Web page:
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Novelty, Hysteresis, and Growth

Listed author(s):
  • Mario Amendola

    (Dipartimento di Scienze Sociali ed Economiche - Università degli Studi di Roma "La Sapienza" [Rome])

  • Jean-Luc Gaffard

    ()

    (OFCE - OFCE - Sciences Po)

Novelty and hysteresis are the main engines of economic evolution. However, they are also at the origin of co-ordination issues, as the consequences of any innovative choice can never be fully expected. Thus, there is no sense in analysing economic change as an intertemporal equilibrium with rational expectations. Not only growth and fluctuations cannot be dissociated, but there is no long-term trend that would be independent from what happens in the short- term. The explicit consideration of essential evolutionary phenomena like novelty and hysteresis help a clearer understanding of some important episodes of contemporaneous economic history. The periods considered are characterized by crises and structural changes, and it is exactly when important disturbances affect the functioning of the economies that the relevant features of their behaviour come to the surface and hence the right interpretations of the phenomena taking place, with the adequate policy implications, can be formulated.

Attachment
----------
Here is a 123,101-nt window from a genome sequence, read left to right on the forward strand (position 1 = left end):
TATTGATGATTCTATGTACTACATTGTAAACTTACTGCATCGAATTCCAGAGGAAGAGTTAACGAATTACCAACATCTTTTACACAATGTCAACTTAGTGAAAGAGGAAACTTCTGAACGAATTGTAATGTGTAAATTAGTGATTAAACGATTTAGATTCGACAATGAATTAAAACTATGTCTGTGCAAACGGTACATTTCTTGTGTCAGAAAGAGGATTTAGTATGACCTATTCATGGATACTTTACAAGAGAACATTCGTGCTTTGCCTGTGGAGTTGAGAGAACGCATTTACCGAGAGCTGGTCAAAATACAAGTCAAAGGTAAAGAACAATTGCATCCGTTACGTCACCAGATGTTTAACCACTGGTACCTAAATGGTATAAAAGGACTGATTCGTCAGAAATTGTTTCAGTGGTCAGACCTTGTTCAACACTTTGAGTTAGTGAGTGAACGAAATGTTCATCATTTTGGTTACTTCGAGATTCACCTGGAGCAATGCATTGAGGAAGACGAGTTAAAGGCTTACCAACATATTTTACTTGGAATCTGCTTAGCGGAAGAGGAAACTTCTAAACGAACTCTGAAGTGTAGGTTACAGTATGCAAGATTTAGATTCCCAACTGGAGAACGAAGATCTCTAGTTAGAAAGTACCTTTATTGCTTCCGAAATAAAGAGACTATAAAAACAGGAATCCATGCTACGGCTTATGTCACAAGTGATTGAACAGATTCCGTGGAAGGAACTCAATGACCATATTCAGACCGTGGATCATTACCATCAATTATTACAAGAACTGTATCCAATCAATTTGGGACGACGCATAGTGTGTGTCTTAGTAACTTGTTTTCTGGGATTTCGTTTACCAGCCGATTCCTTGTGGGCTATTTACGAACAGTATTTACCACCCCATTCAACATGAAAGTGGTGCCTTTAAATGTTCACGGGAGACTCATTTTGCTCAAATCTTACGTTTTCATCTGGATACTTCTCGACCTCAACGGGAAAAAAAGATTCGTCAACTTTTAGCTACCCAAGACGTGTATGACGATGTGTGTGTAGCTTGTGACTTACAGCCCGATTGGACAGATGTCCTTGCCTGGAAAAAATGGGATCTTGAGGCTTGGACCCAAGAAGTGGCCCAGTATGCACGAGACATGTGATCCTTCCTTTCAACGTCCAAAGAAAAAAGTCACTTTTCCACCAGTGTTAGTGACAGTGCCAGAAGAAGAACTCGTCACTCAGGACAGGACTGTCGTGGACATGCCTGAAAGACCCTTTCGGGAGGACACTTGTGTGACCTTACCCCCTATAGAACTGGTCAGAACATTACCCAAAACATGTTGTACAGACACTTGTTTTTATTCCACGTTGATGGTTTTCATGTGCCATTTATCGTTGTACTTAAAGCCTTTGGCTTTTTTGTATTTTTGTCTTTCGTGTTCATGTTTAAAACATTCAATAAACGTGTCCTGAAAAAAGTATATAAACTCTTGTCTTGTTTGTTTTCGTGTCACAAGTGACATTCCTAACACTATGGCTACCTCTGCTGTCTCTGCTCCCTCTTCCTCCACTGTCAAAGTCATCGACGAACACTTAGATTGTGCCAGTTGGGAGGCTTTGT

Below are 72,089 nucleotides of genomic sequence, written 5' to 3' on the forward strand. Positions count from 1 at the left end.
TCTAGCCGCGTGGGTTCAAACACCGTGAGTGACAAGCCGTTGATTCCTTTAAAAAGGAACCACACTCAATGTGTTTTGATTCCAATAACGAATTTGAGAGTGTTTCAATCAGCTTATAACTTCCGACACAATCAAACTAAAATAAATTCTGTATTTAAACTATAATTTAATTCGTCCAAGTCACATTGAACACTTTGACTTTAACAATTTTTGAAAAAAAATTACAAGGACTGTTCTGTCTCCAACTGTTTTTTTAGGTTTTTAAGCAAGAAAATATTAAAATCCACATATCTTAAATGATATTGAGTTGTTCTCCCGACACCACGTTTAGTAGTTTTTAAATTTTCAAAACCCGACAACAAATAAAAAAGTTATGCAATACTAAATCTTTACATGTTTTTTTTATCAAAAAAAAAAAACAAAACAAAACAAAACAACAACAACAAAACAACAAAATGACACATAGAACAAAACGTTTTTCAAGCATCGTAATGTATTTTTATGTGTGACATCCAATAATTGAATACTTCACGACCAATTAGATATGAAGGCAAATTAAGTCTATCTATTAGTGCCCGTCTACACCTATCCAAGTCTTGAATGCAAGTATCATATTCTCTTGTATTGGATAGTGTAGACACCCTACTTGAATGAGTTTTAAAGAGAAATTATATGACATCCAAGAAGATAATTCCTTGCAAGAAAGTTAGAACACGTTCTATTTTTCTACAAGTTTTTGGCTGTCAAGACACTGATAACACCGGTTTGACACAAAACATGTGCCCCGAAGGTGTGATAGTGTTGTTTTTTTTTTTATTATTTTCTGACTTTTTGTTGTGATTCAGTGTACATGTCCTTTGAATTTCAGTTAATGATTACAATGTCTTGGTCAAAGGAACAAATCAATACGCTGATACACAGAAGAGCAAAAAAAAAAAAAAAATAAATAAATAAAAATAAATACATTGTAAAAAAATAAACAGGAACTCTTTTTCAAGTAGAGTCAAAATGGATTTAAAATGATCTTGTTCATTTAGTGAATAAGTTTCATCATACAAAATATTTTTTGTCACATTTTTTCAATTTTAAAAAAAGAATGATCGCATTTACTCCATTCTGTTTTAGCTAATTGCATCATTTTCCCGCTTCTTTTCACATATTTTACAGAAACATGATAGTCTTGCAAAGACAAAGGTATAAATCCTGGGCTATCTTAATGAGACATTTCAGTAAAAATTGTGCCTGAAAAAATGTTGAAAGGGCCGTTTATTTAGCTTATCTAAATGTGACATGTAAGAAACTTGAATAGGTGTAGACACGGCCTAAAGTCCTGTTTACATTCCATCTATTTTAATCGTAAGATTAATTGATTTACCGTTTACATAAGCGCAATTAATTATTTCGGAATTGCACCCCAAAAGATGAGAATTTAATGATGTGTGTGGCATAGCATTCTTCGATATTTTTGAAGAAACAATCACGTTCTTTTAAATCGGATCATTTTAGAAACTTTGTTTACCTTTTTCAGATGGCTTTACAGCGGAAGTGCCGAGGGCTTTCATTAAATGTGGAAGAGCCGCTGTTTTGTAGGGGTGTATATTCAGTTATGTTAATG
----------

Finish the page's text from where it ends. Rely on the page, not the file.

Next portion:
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Paper provided by HAL in its series Working Papers with number hal-01027426.

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Date of creation: May 2014
Handle: RePEc:hal:wpaper:hal-01027426
Note: View the original document on HAL open archive server: https://hal-sciencespo.archives-ouvertes.fr/hal-01027426
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  1. Mario Amendola & Jean Luc Gaffard & Fabricio Patriarca, 2013. "Inequality,debt and taxation:the perverse relation between the productive and the non-productive assets of the economy," Documents de Travail de l'OFCE 2013-21, Observatoire Francais des Conjonctures Economiques (OFCE).
  2. Nicholas Georgescu-Roegen, 1950. "The Theory of Choice and the Constancy of Economic Laws," The Quarterly Journal of Economics, Oxford University Press, vol. 64(1), pages 125-138.
  3. Peter Howitt, 1994. "Adjusting to Technological Change," Canadian Journal of Economics, Canadian Economics Association, vol. 27(4), pages 763-775, November.
  4. Axel Leijonhufvud, 2000. "Macroeconomic Instability and Coordination," Books, Edward Elgar Publishing, number 750.
  5. Tobin, James, 1972. "Inflation and Unemployment," American Economic Review, American Economic Association, vol. 62(1), pages 1-18, March.
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